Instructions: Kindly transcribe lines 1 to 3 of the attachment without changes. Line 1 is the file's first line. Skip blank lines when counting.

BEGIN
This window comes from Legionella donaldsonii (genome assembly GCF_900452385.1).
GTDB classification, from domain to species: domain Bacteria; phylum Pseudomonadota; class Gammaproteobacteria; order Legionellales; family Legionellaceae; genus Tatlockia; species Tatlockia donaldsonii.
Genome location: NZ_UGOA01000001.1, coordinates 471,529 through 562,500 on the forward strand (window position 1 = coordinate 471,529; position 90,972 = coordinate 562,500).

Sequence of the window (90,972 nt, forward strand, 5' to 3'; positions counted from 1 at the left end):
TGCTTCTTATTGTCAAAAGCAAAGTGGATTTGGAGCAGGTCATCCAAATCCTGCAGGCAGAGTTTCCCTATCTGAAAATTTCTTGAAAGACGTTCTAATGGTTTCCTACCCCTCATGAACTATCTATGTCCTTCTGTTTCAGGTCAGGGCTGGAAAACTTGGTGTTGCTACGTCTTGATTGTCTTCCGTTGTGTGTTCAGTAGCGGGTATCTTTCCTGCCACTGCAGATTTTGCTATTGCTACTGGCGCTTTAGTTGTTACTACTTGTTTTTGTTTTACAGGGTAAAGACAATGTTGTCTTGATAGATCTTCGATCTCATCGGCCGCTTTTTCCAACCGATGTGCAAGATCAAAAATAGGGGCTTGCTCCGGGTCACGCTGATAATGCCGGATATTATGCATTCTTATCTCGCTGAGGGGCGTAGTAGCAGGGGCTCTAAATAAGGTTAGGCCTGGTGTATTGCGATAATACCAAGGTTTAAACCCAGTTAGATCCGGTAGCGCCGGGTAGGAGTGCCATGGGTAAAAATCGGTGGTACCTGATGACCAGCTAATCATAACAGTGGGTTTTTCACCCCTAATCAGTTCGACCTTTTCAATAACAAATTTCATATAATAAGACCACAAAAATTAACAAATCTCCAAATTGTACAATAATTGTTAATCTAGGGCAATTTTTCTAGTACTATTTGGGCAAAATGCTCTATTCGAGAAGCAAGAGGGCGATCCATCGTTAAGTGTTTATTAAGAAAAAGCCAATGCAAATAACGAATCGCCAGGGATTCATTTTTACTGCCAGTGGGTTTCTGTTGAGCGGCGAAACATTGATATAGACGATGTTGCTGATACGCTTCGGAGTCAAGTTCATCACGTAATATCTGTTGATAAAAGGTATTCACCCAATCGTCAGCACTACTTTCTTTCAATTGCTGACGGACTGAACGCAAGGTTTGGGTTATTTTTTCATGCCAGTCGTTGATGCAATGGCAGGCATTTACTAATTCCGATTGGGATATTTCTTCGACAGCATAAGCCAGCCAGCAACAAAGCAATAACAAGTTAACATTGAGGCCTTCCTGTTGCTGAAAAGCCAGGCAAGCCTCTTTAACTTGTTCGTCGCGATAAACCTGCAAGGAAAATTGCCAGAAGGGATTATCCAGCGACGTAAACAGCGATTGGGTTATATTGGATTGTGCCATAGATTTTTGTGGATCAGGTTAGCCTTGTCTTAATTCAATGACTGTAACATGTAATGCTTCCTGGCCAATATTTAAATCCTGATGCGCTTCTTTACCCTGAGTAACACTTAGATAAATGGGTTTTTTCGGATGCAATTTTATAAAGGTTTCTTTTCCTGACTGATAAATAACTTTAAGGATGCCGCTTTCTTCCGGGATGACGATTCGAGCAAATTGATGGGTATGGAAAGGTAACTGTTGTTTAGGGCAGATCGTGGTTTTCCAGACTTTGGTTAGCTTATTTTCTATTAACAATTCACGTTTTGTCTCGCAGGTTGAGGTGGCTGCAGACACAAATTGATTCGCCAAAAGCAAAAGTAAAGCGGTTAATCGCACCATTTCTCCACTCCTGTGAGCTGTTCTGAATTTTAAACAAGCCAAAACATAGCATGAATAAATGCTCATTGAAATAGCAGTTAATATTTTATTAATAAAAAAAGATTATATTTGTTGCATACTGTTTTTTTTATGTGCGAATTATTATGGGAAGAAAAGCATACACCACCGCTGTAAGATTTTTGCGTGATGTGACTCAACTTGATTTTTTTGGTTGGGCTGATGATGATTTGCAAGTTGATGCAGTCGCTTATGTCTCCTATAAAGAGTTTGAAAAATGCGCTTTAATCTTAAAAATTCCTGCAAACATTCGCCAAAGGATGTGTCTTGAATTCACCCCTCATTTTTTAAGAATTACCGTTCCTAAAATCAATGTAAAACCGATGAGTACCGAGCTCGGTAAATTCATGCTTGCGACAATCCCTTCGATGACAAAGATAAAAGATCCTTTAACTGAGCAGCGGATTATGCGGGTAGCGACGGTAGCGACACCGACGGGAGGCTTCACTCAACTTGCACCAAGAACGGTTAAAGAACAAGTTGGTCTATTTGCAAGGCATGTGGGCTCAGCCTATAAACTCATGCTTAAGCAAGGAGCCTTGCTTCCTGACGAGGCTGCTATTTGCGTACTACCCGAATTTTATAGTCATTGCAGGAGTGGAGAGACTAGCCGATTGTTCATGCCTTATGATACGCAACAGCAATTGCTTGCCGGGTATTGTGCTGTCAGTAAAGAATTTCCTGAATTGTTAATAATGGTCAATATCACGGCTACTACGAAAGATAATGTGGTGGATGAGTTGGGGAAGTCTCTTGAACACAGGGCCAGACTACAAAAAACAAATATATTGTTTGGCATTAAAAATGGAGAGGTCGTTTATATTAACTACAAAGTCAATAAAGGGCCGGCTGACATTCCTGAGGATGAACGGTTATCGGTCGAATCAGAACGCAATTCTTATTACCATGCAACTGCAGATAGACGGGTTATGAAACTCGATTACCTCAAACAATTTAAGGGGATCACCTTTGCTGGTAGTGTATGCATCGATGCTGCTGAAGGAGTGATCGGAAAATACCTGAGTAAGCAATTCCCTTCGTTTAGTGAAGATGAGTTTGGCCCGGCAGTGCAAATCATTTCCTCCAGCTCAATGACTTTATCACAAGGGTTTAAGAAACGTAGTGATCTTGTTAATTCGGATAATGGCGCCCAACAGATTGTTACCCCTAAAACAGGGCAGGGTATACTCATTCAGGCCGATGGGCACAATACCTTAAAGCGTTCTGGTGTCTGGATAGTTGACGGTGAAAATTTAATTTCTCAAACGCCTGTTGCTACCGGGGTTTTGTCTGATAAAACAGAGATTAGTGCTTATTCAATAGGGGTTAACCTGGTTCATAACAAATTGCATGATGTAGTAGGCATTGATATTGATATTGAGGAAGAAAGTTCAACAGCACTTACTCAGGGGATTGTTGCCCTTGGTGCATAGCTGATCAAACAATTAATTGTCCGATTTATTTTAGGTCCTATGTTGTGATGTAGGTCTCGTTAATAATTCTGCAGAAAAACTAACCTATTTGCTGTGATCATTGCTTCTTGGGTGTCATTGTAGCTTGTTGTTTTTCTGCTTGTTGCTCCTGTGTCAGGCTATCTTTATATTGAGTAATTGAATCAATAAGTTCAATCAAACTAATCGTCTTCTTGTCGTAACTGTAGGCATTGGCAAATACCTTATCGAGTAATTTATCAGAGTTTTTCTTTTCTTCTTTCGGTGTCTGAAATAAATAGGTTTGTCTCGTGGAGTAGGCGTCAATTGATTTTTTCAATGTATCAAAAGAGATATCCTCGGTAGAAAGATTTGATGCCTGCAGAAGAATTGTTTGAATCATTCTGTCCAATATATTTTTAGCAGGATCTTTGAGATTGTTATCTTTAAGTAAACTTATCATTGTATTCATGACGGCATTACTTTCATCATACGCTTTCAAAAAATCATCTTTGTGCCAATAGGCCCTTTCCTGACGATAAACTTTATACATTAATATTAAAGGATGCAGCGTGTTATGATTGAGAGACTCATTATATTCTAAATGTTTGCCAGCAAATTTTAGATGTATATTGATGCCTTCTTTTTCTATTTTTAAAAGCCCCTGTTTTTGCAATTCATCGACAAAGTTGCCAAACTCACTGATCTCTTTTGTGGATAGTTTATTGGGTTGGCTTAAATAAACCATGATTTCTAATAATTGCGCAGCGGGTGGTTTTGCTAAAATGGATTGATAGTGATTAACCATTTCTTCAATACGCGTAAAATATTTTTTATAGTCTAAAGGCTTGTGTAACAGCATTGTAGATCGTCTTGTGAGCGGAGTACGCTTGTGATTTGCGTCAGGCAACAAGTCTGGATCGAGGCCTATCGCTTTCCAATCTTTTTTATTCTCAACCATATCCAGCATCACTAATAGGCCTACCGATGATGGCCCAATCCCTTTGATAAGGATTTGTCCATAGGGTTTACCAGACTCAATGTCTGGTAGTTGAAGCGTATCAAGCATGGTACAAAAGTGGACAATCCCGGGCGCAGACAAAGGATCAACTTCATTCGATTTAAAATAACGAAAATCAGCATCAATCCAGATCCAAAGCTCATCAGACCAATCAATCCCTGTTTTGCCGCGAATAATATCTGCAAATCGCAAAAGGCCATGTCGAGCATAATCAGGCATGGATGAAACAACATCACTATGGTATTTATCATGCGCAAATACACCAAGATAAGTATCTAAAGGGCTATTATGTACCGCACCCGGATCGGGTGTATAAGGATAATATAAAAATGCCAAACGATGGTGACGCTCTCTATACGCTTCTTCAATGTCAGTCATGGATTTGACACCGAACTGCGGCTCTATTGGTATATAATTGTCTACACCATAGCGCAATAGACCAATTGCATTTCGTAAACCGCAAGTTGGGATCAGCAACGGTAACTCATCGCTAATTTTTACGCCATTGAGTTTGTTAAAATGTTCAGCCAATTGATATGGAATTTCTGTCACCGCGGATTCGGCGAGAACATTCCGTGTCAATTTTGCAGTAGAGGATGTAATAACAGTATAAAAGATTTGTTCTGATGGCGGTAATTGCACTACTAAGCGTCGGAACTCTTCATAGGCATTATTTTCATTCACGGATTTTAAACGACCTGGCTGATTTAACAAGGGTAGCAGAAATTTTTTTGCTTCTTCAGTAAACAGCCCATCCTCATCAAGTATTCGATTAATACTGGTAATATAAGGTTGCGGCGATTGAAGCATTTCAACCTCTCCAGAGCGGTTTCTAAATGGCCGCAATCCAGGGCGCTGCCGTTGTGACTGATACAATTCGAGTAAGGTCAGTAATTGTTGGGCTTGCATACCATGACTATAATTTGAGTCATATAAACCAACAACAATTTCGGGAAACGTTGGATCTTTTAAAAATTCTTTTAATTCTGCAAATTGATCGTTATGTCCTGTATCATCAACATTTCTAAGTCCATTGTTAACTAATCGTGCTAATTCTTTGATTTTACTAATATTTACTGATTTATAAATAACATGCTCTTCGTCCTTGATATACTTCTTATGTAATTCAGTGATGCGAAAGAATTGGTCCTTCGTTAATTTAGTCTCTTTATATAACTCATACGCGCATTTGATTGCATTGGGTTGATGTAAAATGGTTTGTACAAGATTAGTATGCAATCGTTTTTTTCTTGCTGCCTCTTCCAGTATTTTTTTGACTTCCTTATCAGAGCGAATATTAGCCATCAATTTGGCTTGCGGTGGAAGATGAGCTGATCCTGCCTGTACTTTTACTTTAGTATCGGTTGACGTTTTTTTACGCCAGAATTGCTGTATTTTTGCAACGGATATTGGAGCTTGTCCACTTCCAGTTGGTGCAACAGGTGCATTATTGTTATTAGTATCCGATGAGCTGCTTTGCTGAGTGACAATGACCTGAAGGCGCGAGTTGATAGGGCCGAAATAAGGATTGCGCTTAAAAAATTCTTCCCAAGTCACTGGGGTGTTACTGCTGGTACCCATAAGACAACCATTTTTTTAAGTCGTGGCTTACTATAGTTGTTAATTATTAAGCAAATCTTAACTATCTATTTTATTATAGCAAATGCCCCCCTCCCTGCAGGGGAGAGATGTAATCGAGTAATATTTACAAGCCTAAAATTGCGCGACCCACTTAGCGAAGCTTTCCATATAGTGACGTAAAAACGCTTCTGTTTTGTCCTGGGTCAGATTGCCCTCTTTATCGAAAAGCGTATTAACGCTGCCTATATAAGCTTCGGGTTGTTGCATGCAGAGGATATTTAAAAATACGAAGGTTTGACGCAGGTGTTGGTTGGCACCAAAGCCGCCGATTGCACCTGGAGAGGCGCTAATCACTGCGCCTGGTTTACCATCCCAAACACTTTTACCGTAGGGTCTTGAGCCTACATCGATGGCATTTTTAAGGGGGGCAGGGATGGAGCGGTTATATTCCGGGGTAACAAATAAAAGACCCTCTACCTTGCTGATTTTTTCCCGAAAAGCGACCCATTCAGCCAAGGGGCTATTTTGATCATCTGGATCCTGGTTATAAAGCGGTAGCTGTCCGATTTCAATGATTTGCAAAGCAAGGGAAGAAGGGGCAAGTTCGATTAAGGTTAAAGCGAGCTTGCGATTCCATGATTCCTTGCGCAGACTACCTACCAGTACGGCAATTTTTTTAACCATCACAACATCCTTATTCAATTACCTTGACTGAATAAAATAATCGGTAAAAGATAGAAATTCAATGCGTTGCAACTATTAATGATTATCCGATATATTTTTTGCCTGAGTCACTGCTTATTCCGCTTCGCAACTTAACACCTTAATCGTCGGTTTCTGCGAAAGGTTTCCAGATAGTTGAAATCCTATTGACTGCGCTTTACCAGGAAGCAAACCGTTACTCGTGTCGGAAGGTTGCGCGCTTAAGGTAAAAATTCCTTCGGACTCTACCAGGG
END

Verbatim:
This window comes from Legionella donaldsonii (genome assembly GCF_900452385.1).
GTDB classification, from domain to species: domain Bacteria; phylum Pseudomonadota; class Gammaproteobacteria; order Legionellales; family Legionellaceae; genus Tatlockia; species Tatlockia donaldsonii.
Genome location: NZ_UGOA01000001.1, coordinates 471,529 through 562,500 on the forward strand (window position 1 = coordinate 471,529; position 90,972 = coordinate 562,500).